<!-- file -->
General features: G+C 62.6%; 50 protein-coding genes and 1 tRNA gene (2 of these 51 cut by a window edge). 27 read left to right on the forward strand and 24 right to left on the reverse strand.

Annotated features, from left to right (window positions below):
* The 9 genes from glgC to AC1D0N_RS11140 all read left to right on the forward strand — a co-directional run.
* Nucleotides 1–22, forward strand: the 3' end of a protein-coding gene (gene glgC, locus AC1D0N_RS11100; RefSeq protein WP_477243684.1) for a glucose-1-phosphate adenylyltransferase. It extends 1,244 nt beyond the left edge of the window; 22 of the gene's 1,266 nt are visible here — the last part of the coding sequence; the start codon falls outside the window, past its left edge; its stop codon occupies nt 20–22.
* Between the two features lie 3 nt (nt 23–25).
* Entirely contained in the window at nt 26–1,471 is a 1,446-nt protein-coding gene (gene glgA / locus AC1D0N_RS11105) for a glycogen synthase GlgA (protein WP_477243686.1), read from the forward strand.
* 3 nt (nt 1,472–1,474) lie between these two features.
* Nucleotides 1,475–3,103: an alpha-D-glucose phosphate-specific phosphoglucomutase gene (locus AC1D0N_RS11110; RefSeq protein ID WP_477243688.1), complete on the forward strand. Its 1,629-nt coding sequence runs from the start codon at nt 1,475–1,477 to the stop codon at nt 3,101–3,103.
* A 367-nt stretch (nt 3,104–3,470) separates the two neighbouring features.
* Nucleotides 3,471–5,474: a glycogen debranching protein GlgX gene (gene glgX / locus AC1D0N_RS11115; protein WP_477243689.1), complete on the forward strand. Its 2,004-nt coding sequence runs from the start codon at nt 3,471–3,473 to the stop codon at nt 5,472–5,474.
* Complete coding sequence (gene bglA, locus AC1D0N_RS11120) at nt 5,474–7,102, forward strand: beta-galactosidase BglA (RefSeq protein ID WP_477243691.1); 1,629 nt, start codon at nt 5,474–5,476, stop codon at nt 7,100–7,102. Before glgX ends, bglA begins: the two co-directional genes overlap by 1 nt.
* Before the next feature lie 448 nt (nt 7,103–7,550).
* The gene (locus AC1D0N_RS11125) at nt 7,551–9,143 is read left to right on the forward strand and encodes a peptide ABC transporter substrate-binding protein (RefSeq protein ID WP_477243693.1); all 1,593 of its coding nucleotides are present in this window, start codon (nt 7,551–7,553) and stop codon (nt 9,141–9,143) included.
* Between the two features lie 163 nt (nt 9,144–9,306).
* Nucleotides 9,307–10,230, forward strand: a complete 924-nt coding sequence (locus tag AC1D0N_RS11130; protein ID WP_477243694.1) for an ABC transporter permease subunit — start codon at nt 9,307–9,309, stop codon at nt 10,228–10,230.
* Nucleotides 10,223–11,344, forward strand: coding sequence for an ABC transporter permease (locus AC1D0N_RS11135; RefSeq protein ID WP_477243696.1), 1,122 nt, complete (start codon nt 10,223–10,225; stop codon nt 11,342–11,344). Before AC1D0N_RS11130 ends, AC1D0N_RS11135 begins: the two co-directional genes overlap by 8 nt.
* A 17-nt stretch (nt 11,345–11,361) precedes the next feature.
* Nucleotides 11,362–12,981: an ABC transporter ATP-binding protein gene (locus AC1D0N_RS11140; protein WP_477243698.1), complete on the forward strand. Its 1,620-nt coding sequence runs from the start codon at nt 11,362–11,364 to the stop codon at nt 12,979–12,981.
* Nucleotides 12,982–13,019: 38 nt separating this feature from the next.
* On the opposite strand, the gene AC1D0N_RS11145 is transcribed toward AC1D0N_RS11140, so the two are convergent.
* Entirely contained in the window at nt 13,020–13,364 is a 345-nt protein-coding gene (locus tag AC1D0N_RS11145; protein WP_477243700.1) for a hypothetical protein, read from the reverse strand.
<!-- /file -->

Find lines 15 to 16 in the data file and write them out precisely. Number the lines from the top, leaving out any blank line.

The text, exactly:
* Nucleotides 9,307–10,230, forward strand: a complete 924-nt coding sequence (locus tag AC1D0N_RS11130; protein ID WP_477243694.1) for an ABC transporter permease subunit — start codon at nt 9,307–9,309, stop codon at nt 10,228–10,230.
* Nucleotides 10,223–11,344, forward strand: coding sequence for an ABC transporter permease (locus AC1D0N_RS11135; RefSeq protein ID WP_477243696.1), 1,122 nt, complete (start codon nt 10,223–10,225; stop codon nt 11,342–11,344). Before AC1D0N_RS11130 ends, AC1D0N_RS11135 begins: the two co-directional genes overlap by 8 nt.